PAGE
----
On Sunday 8th March, the world celebrated the economic, political and social achievements of women - past, present and future. The theme for this year’s International Women’s Day - Empowering Women, Empowering Humanity – could not have been more accurate.
Ten miles outside New Orleans stands a two-million-barrel per day oil refinery, surrounded by the Meraux, Louisiana community. On low-lying ground along the Gulf coast, an elaborate network of pipes and smoke stacks looms beyond double-wide trailers, rows of single-family homes, and a playground. By 2050, the refinery and surrounding areas could be underwater, given intermediate sea level rise estimates. But this won’t be the first time the refinery has seen high water levels.
Alternative food start-up Back to the Roots has launched its first U.S.-grown, 100 percent stoneground breakfast cereal, which is made with just 3 ingredients.
The cereal product, called Stoneground Flakes, is made from 100 percent stoneground whole wheat (grown and milled in California), a pinch of sea salt from the San Francisco Bay and organic cane sugar grown in Florida. Unlike refined or even whole wheat flour, 100 percent stoneground whole wheat has more nutrients and more taste, the company says.
In November, Domtar Corporation — North America’s largest manufacturer of uncoated freesheet paper — conducted a national survey fielded by Taylor Nelson Sofres (TNS) Global that revealed, perhaps not surprisingly, that while many Americans have good intentions when it comes to sustainability, they’re stumped when it comes to the details.“There is a strong opportunity for businesses to step up to the plate and provide information to help consumers make more informed decisions,” said Paige Goff, Vice President of Sustainability and Business Communication. “Whether you are choosing between two products or deciding how to dispose of an item after use, Domtar wants to be there as a valuable resource.”
How do we make sustainable fashion … fashionable?That was the question that launched the sustainable fashion consumer research project with Mistra Future Fashion conducted by professors Lucia Reisch, Wencke Gwozdz, and me. While it sounds like a relatively straightforward question, the answer was decidedly less so. When it comes to sustainability, fashion it is out of style.
UK sustainable development consultancy Forum for the Future has launched The Futures Centre — a platform for decision-makers to track trends, share resources and spot windows of opportunities for sustainable innovation and collaboration.Launched last week at an event in Singapore, the goal of the tool is to provide business leaders access to "a vast online bank of futures knowledge" to help them consider the business impacts of environmental risks such as climate change, ecosystem health and resource scarcity, and opportunities to respond to them.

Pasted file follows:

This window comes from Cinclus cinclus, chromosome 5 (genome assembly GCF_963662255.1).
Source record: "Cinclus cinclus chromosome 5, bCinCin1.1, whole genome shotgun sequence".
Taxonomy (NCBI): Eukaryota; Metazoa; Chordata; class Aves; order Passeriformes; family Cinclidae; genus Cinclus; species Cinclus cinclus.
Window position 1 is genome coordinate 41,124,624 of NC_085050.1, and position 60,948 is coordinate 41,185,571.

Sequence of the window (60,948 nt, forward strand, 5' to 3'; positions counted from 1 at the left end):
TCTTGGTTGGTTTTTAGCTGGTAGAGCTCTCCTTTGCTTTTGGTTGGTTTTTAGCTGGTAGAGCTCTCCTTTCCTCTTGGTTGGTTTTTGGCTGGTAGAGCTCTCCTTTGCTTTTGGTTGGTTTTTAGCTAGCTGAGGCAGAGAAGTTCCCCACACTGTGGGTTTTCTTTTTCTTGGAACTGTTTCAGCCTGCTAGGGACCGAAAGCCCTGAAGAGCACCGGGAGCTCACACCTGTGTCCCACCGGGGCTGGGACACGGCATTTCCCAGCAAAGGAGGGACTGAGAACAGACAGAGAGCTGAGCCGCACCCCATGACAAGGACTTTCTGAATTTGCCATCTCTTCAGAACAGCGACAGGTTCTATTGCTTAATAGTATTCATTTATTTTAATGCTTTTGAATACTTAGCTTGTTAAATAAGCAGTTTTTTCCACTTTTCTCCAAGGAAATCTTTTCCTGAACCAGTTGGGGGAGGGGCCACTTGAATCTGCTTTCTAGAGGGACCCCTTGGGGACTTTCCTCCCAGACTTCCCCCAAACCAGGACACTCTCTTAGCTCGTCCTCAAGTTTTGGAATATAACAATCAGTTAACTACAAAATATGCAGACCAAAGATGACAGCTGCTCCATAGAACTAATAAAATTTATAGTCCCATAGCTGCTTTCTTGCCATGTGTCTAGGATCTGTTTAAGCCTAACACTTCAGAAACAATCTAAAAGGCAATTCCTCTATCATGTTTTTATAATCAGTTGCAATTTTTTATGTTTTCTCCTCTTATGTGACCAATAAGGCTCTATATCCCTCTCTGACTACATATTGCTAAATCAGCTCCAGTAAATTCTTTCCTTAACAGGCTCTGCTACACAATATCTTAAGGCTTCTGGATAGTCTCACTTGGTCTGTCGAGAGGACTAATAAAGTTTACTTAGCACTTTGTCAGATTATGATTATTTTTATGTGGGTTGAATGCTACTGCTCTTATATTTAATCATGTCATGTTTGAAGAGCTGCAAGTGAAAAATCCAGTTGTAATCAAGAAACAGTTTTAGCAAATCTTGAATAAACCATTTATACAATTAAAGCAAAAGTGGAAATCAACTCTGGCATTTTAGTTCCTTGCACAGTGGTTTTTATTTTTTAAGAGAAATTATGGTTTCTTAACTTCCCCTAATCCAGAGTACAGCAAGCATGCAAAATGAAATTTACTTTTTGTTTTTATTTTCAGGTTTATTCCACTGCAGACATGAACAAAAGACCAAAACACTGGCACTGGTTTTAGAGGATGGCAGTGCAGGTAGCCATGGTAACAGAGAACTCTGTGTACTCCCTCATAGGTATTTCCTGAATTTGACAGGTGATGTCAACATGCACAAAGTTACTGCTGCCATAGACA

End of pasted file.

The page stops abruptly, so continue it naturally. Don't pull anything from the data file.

For third-sector organisations, the fundraising environment has rarely seemed so tough. One aspect of this is the prevalent belief that digital media and technology is creating a culture of 'slackivism’ — people replacing direct involvement and engagement with causes and campaigns, with clicks and Facebook likes.
Corporate Knights (CK), the Canadian corporate sustainability reporter, has published its 10th annual Global 100 Index, which attempts to rank the 100 Most Sustainable Corporations in the World.This year marked the first that the Global 100 Index fell behind its benchmark. From its birth in February 2005, through to December 31, 2014, it delivered a return of 90.76%, lower than its benchmark, the MSCI All Country World Index, which returned 96.98%. CK has attributed this to the rising US dollar, since 81 percent of Global 100 companies traded in non-US denominated currencies, versus only 50 percent in the MSCI Index.
Business leaders globally have strong confidence in their own ability to turn sustainability challenges such as water scarcity and fossil fuel dependency into new business opportunities, particularly in the manufacturing and finance sectors in emerging economies. This is one of the key findings of the first Global Opportunity Report, released today by the Global Opportunity Network — an initiative launched in August by DNV GL, UN Global Compact and Monday Morning Global Institute.
While Maurice Lévy called 2014 an "annus horribilus" for Publicis Groupe, life for most agency leaders was a bit merrier this holiday season – but not by much. As Steward Elliot wrote in one of his last columns for the New York Times: "’the situation is hopeless but not serious’ seems to sum up what several Madison Avenue thought leaders believe lies in store for the industry next year."There’s not much certainty for us these days. The ad agency business can be described in tectonic terms: Giant forces and trends scrape each other while triggered by small yet reverberating disruptions that place it on the cusp of a cataclysmic release.